Friday, August 28, 2015
Last night, I saw a community production of Mary Poppins that blew my socks off. I can’t say enough about the acting, singing, dancing, or sets, but it was during the instances when Mary Poppins took flight that I felt a surge of “practically perfect” happiness. The only thing that made me fly higher was watching the face of a four-year-old child sitting in the row in front of me.
The little girl was the youngest of three sisters. Seated in the third row, directly behind the family, I was concerned when I realized her parents placed her between her sisters rather than next to them. Was she the buffer to keep the older children from fighting? How could the parents possibly reach and control her if she became bored?
I had my answer during the overture when she crawled over one sister and plopped into her mother’s lap. For the remainder of the performance, she quietly was shuffled between her mother and father. In the comfort of their arms, her attention was glued to the stage for the first act, but she became restless after intermission. That is, until she sensed the actress playing Mary Poppins positioning herself on the edge of the stage, in the semi-darkness, a few feet from our seats. A moment later, when a now spotlighted Mary Poppins rose and flew over the audience – pausing for a second to smile down from directly above the little girl’s seat – the child’s eyes grew wide with wonder, awe, and the making of a permanent memory for both of us.
Hopefully, she will always remember the night she saw Mary Poppins fly. May I, as a writer, cling to the memory of how a child became engaged by the magic of storytelling.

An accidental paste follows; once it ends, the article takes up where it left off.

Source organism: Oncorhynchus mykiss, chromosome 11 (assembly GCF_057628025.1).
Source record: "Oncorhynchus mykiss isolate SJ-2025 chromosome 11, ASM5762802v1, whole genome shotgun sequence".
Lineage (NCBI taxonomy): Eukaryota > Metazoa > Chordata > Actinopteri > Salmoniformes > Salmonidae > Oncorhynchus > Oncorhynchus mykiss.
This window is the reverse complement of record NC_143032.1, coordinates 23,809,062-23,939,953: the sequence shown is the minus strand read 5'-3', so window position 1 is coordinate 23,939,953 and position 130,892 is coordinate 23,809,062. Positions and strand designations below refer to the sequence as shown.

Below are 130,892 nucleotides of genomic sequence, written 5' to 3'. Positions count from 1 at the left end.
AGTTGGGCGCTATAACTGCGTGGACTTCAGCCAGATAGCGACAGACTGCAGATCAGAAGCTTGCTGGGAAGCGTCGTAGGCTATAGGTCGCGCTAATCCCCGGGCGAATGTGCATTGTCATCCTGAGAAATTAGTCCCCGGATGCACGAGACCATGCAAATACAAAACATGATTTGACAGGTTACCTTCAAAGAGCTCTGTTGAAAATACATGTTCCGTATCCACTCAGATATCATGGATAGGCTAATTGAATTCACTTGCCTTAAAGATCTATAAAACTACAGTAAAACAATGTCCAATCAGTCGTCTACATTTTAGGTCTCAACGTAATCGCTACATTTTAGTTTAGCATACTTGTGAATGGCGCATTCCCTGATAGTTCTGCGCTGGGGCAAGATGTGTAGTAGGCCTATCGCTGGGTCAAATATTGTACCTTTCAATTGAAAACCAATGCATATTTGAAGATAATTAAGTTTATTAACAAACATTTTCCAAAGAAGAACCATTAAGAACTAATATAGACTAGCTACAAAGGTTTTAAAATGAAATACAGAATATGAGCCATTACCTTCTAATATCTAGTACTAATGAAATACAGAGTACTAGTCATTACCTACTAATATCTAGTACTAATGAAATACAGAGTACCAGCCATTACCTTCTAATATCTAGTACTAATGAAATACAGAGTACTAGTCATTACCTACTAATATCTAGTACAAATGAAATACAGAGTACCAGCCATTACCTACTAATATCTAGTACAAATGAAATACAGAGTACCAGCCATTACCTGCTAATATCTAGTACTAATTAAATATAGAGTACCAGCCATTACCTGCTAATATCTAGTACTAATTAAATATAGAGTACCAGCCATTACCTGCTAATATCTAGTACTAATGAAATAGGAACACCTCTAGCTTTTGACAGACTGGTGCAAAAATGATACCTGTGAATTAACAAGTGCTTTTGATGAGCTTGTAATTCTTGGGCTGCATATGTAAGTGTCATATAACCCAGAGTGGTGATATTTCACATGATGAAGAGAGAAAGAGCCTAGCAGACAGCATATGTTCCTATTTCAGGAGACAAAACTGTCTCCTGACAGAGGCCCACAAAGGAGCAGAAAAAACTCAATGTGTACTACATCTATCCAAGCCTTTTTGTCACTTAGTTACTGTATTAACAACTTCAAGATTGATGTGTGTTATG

Wednesday, August 26, 2015
Friday, August 21, 2015
REPLY TO COMMENTS (because Blogger still hates me):
Sorry I'm so late getting back to everyone, but today was another doctor's appointment, so I've been gone all afternoon.
Pam, thank you for the hugs and prayers. I can always use them.
Thank you, Kathy and Marilyn!
Judith, I really didn't mean to.
Kathy, both of them did. Yay!
Ritter, you are so right about all three.
Doward, I try to avoid physical violence because the cancer meds increase irritability and I might accidentally kill someone.
Thank you, Alice!
Thanks, Mary. I know allergies must be awful. That's one load I don't have to carry, and for that, I'm very grateful.
Wednesday, August 19, 2015
1. Reading is an effective way to overcome stress. Researchers at the University of Sussex found that reading relaxed the heart rate and muscle tension faster than other activities often said to be de-stressors—for example taking a walk, listening to music, and drinking tea. Note that the research was done in England, a bastion of tea drinkers, so this is really saying something shocking.
Kay Kendall is a long-time fan of historical novels and writes atmospheric mysteries that capture the spirit and turbulence of the sixties. She is a reformed PR executive who lives in Texas with her husband, three house rabbits, and spaniel Wills. Terribly allergic to her bunnies, she loves them anyway! Her book titles show she's a Bob Dylan buff too. RAINY DAY WOMEN published on July 7--the second in her Austin Starr Mystery series. The audio-book will debut soon.